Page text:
Sunday, 2 October 2011
Has our generation dropped the baton?
There is a scene in Katori Hall's new play on broadway about Martin Luther King Jr which sees Angela Basset's character deliver a monologue to Samuel L Jackson's portrayal of the legendary Civil Rights activist. I cannot recall ever feeling so blown away by someone's delivery on stage nor have I ever been left feeling such sadness and elation by their words. The premise behind the scene 'the baton passes on' is the depiction of how the world has progressed since and because of Martin Luther King Jr's incredible work. In the end, The Mountaintop left me pondering whether our generation who are the supposed leaders of today, the would-be grandchildren of Martin Luther King Jr. and Malcolm X, Nelson Mandela, Kwame Nkrumah, have in fact picked the baton from those great personalities of the 60s, 70s and 80s.
A week ago, Wangari Maathai, an incredible woman, environmentalist, women's rights activist and Nobel Peace prize winner died and as I read about the incredible work she'd done and found myself more and more in awe of this larger-than-life yet unbelievably humble personality, I couldn't help but feel that her kind are a dying breed. There seems to be a lack of the sense of urgency that people who became adults in the post independence era had. I would even go as far as to say we lack inspiration in today's world. Our call to action is linked to either commercialism or selfishness. We seem to be driven by a desire to better ourselves and our nuclear family but not to sacrifice for the greater good. The media which we consume with reckless abandon teaches us to focus less on the 'We' and more on the 'Me' likewise the 'new' religions reinforce this notion of self-centeredness where people are encouraged to pray for their own success which often times is translated to acquisition of money and the material goods they crave so much.
I've heard the argument many times that there is no longer a need for carrying on or passing on the baton; as though the work of these great men and women were done - some would say we've achieved what they wanted us to achieve. I beg to differ. There is as urgent a need for action as there ever was. While the struggle is no longer for Civil Rights for African-Americans, Self-determination for countries in Africa and the Caribbean, who can honestly argue that there is no longer suffering or injustice in our world. Can we honestly attest to every person having the basic human rights which we take for granted? Or that we are happy with those who govern us, whether democratically elected by us or hand-picked by some government sitting thousands of miles away and determining our country's future? Can we put our hands on hearts and say that we're doing a great job taking care of our planet? Are we really content with our lot in life or just overcome by apathy?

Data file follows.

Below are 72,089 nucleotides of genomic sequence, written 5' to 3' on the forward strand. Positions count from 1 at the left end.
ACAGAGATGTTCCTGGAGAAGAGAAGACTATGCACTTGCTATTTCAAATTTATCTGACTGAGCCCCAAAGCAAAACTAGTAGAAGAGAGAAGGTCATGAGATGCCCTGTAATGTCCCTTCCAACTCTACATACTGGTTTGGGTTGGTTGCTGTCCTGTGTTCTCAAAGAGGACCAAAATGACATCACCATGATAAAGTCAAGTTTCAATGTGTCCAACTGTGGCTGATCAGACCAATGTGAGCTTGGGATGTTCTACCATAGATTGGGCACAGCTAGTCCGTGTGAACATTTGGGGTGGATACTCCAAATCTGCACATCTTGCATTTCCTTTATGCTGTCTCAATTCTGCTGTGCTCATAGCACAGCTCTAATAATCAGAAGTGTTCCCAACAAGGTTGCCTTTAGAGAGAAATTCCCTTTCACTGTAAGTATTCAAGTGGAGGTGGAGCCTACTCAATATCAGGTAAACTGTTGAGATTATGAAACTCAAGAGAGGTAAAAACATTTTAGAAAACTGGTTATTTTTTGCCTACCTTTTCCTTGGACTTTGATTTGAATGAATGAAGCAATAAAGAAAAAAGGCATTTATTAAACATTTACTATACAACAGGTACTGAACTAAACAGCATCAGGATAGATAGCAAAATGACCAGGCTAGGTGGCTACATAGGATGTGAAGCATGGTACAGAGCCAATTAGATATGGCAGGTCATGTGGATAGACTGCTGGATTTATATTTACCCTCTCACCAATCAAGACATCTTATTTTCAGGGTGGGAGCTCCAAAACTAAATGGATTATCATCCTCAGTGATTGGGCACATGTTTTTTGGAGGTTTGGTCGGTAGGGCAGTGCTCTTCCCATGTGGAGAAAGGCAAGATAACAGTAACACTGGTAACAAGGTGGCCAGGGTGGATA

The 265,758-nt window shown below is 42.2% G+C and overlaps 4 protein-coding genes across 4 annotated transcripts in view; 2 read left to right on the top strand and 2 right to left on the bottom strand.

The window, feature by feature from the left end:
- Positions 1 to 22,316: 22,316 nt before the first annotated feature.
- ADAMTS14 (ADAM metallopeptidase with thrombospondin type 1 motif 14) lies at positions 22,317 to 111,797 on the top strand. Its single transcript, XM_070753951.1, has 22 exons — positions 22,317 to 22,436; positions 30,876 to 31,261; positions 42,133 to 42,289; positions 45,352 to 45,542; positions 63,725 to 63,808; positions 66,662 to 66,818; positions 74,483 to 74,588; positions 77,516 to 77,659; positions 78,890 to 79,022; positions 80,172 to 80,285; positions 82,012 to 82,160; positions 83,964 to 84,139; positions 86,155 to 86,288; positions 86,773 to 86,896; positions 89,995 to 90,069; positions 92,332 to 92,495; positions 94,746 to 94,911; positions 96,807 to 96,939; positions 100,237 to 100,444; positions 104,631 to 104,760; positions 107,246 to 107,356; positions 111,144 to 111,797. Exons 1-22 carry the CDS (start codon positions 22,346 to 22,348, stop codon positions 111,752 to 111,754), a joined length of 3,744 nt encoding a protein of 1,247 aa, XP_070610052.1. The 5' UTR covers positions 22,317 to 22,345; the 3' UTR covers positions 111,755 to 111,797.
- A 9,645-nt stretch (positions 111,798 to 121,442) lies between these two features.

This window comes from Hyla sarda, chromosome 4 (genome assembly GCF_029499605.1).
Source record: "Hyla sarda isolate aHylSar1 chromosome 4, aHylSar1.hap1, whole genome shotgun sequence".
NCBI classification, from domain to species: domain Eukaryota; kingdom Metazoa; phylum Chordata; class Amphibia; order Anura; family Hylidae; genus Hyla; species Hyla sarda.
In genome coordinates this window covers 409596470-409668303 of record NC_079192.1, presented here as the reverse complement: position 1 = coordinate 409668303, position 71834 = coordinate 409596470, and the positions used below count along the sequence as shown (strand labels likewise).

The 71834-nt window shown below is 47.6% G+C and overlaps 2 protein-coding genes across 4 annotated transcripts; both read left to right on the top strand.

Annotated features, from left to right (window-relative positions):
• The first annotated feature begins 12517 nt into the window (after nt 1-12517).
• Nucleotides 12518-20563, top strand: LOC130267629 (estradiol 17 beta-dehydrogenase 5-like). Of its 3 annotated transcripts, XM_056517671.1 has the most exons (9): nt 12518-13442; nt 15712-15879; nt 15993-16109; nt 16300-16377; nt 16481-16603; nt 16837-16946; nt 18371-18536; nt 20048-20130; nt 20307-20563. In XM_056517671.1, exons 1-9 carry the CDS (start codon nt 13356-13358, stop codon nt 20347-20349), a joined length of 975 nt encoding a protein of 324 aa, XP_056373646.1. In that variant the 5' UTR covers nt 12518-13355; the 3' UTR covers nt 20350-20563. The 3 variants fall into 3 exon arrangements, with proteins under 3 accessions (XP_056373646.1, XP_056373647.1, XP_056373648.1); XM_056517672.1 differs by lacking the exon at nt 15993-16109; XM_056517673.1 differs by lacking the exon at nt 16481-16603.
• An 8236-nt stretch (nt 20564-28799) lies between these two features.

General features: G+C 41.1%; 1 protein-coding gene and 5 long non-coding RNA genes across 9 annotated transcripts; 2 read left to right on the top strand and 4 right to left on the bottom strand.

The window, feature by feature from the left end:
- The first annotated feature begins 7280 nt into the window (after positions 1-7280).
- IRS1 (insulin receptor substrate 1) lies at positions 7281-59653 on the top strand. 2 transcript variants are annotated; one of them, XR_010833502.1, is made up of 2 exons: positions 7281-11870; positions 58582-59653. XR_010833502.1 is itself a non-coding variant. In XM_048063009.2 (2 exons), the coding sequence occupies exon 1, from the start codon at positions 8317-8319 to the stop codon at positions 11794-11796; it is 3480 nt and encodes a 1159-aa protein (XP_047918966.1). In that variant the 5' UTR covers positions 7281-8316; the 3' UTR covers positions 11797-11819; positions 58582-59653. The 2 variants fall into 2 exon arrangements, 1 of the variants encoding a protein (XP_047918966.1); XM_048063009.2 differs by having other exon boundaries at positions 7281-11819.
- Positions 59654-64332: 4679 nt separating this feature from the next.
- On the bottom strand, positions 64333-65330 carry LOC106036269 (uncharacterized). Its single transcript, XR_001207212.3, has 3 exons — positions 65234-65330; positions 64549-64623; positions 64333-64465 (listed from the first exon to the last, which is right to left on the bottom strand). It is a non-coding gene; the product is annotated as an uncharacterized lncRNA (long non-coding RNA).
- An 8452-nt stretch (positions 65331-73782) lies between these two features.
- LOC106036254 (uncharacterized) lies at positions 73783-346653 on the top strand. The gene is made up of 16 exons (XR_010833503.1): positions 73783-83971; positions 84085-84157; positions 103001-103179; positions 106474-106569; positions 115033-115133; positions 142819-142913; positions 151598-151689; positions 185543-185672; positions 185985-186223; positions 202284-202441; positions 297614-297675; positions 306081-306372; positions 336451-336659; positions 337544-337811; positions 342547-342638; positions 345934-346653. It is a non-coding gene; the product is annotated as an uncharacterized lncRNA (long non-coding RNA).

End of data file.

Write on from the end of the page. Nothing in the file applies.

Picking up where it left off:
I recognise these are loaded questions and perhaps the picture I paint seems more gloomy than the reality you perceive. I oftentimes hear people talk about how much things have improved, how much more fortunate we are than our parents and this may be true for some of us but we represent but a small percentage of the earth's population. As long as the majority of the earth's population still struggles for access to basic things like food, education, for their freedom, there can't be any room for complacency. After call, should we not be our brothers' keepers?
I don't pretend to know the answer to so many of the problems we face today - like why Palestine is an occupied territory in the 21st century, why millions of Americans live below the poverty line, why sexual violence is still used as a tool of war against the unarmed and vulnerable, and children still denied the right to education or perhaps and most importantly why so few share so much wealth while so many go without. Nonetheless I think a debate is necessary and as urgent as it was in the 1960s or 70s, we need to recognise that unless those around us are comfortable and happy in themselves and well taken care of, our comfort zone remains extremely precarious. However small our action, it's important for us to pick up the baton for the sake of our children and grandchildren in an effort to create a better world where noone is left out. In the words of the late Wangari Maathai, we can all aim to be like the hummingbird.